Back 2 Busing Basics

Civic entrepreneur Jim Porter has discovered a new niche in the mass transit realm — free bus rides for students and other weekend revelers. Chalk up another victory for private-sector James A. Bacon

When Jim Porter was looking into the practicality of operating a private bus service in Richmond, he was told he would have to get City Council approval for his routes. But if he didn’t charge a fare, he could run his bus where he wanted. He decided that charging passengers wasn’t worth the trouble. His goal was simply to run a loop between Virginia Commonwealth University and Richmond’s nightclub district in Shockoe Bottom so students would have an alternative to drinking and driving.

Little did he imagine in 2009 when he launched To the Bottom and Back (2BNB) on capital of $6,500 that his free service would be transporting thousands of people monthly and generating $220,000 in revenue by 2011. As it turned out, Porter discovered that he could support the non-profit operation with tips, contributions and corporate sponsorships. With an entrepreneur’s nose for business, he has added two circulator routes — one connecting the University of Richmond, another serving Richmond’s museum district — and he has forged relationships with fraternities, sororities, festival organizers, food banks, athletic leagues and others.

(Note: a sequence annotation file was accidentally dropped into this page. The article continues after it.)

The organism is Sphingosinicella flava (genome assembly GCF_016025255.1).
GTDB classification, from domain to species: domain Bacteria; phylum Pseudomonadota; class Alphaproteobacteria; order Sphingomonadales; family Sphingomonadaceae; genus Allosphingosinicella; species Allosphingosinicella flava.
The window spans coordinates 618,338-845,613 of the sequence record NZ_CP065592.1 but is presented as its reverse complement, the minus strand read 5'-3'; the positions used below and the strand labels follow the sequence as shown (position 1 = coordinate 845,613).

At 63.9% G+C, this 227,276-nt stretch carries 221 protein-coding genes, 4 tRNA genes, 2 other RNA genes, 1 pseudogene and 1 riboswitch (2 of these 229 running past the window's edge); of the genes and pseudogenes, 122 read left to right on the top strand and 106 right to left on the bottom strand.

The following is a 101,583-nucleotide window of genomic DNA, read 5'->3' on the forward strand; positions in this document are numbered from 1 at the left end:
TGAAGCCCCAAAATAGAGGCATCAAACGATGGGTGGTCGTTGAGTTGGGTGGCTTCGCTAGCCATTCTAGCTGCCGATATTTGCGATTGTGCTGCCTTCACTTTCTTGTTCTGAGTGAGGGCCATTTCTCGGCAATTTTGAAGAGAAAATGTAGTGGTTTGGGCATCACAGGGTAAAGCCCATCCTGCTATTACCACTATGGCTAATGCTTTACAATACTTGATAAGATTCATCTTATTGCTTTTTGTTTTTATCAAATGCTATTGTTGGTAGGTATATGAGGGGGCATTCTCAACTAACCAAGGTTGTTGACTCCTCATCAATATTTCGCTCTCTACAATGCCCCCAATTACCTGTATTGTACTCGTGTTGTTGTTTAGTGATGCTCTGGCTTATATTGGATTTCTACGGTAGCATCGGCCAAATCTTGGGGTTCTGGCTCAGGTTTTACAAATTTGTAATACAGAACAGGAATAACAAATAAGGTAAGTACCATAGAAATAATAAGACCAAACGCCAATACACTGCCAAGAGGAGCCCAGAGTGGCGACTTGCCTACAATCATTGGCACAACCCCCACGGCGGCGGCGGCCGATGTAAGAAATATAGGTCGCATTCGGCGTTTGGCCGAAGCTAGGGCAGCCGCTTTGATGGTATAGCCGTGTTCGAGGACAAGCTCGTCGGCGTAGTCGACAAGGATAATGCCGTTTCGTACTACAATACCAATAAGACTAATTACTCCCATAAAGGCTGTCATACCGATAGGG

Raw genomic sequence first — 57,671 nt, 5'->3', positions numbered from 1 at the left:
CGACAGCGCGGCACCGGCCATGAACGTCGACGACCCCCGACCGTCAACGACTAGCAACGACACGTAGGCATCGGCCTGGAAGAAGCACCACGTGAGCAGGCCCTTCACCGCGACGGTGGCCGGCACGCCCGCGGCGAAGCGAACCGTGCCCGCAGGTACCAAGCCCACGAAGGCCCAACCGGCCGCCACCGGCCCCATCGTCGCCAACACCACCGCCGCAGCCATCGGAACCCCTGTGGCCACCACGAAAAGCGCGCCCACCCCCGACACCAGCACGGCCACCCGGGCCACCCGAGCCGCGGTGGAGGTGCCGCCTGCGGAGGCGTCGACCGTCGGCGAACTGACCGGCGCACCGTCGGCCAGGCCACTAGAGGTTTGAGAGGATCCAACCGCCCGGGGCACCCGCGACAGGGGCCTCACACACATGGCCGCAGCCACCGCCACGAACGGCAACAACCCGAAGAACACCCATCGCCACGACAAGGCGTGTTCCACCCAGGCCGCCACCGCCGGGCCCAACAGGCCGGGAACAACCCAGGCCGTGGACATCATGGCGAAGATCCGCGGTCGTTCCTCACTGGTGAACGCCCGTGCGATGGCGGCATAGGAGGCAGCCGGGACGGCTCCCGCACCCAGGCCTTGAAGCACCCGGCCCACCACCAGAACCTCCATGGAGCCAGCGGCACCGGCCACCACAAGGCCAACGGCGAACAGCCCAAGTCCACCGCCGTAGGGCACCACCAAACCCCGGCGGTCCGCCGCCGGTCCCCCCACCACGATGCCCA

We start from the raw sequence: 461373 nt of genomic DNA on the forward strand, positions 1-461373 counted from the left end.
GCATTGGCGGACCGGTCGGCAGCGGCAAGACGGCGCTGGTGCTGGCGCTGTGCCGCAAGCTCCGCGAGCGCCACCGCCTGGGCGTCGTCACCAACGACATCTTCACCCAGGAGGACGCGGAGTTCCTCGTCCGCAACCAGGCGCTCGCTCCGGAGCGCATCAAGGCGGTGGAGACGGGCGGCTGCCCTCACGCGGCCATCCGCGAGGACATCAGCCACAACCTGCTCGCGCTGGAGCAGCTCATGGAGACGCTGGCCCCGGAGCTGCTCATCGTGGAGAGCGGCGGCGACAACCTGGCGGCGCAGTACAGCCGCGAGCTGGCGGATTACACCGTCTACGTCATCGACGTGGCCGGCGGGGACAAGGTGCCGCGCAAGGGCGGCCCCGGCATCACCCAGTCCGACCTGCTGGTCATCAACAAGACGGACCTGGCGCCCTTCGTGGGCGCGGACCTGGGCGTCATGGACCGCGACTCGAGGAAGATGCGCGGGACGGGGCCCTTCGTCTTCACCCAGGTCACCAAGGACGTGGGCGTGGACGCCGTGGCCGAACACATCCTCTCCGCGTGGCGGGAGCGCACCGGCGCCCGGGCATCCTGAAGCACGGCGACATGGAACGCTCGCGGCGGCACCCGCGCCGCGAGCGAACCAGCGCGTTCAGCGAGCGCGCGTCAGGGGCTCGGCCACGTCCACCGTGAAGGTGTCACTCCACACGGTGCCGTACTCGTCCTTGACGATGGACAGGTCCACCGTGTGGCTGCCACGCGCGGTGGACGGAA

“We listen to our passengers, our drivers, our sponsors,” says Porter. Word of mouth has led to numerous opportunities. It turns out that there was a vast market not served by the Greater Richmond Transit Company (GRTC) or commercial bus companies. Established competitors would gladly provide the service but they cannot match Porter’s fares – free – or his cost structure. He has purchased his fleet of four buses from county school systems, never paying more than $3,500 for a bus, and he hires school bus drivers for part-time work. Maintenance costs are minimal. “When I have maintenance on the bus,” he says, “I can go to the nearest junkyard and get what I need.”

Oh, yeah, all that, plus he doesn’t pay himself a salary.

2BNB has a unique business model; there is nothing else like it in the country. It is a classic example of what a civic entrepreneur can accomplish with creativity and a shoe-string budget. And it shows the kind of innovation in transportation services that that could be unleashed by the private sector if only it were given more lattitude in an industry dominated by government-funded monopolies.